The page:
NoMDRThe government is pressing ahead with its plans to rush the data retention legislation through the Parliament, with a vote due in the House of Representatives this week. This is despite them having not yet published their amendments resulting from the Intelligence & Security Committee’s recommendations.

That Committee has also initiated another Inquiry, looking at the effect on journalists and their sources. This Inquiry is due to report in early June.

The government is also yet to specify what the costs of the program will be, and how much support will be provided to ISPs that need to implement it.

This legislation is therefore not even close to being finalised.

Please call your Labor MPs and Senators today to express your concerns about the bill and to ask them to oppose it, or at least to not let it through the Senate this month.

See our Take Action page for help.

2 comments

  1. Dutch Court Ruled That Data Retention Law Breaches Privacy
    Added: Monday, March 16th, 2015

    A judge in The Hague has recently scrapped the local data retention law, claiming that it breaches the privacy of phone and Internet users, though admitting its usefulness in preventing crimes.

    This court ruling followed a similar decision by the European Union’s top court. The latter also wiped out EU data collection law, claiming that it was too broad and failed to offer enough privacy safeguards. In respond, the Dutch Security and Justice Ministry said it was considering an appeal.

    According to the Dutch law, phone companies had to store data about all fixed and mobile phone calls for 12 months. ISPs had to store data on their clients’ broadband use for 6 months.

    The Hague judge GP van Ham pointed out that scrapping the data storage could not justify the privacy breaches the data retention law entailed, and he didn’t set a deadline for disposing of the data. Consumer privacy outfits that took the government to court claimed that the ruling might bring to an end privacy breaches in the country.

    In respond, the Dutch government after the first court ruling promised to amend its legislation and even issued a written statement saying they regretted the court’s decision. The statement said that providers don’t have to store information for investigations anymore, because the authorities show concern about the effect this may have on fighting crime.

    As you can understand, data retention has been a heated issue following Snowden’s leaks about the activities carried out by the NSA in the United States and its peers in other countries. In the meantime, the Australian government is also considering its own data retention package at the moment. New package is supposed to store certain types of the local phone and web information for 24 months.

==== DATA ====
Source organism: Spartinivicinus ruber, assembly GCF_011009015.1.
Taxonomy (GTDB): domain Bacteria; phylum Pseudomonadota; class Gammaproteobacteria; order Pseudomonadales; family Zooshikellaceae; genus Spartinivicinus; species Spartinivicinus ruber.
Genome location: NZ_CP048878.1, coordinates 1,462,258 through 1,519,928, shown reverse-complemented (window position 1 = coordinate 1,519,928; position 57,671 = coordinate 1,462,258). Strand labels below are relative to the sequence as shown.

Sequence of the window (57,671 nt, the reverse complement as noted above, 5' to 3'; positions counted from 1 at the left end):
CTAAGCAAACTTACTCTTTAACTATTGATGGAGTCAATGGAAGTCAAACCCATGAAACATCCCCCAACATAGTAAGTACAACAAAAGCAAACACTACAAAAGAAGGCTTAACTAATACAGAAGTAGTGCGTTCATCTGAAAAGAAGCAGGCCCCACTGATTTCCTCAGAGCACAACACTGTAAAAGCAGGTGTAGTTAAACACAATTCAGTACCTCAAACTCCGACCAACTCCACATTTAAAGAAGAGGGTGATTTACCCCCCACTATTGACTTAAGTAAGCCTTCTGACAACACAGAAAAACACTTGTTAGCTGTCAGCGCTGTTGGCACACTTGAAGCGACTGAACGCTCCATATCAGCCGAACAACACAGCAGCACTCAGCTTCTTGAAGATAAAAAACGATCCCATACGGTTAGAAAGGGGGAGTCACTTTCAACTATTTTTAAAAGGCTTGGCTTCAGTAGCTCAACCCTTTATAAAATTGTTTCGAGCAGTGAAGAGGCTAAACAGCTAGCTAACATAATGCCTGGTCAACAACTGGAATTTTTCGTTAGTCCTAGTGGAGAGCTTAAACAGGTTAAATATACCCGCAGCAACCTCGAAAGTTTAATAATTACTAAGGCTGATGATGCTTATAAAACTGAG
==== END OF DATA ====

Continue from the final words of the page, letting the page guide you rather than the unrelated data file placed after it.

Recently, privacy concerns have been raised, along with the beginning of a lengthy political debate amid confusion within the Australian government over how far the data retention law would extend. It is known that the bill will soon pass due to efforts of a parliamentary committee that involves both major parties. In addition, the Australian government has agreed to hold a separate hearing to review the issues of law enforcement agencies access to journalists’ metadata. It is scheduled that the news outlets will appear before a parliamentary hearing in the next few days.

    Posted by:
    SuperAdmin
    Date: Monday, March 16th, 2015

    1
    posted by
    (2015-03-16 08:48:39)
    With data retention having no clear guidelines for the public good and cases in America where metadata has mistakenly been used as a tool against some people it is clear the collection of same is pretty stupid with the excuse that it will catch anyone deemed guilty as has been shown by the failings of Microsoft fusion centres in disseminating what is actually collected and acted upon,we the world populace await the time when the promise that it stops pedophiles,terrorists and actually does any good comes about since not much of anything has been changed since its collection except for more unilateral spying by all governments and false accusations of wrongdoing against private citizens,definately about time it was curbed..

    2
    posted by
    (2015-03-16 10:43:22)
    Even when you disconnect all the data logs are there for a period of time. Some popular mobile carriers and ISP providers here can last up to 7 years. So even disconnection will not erase problems or at least for a very long time period. Its good to see how long the logs are retained from a provider. Nice article, thanks.

    Comment by help us b4 it' too late on 17 March 2015 at 05:21
  2. SIGN THE PETITION
    Interesting how signing your name/email on a petition could make you a target...
    While this isn't a communist country per say, that's what the governments are aiming for.

    Yes, I have to say it...New World Order!

    Comment by help us b4 it' too late on 17 March 2015 at 05:28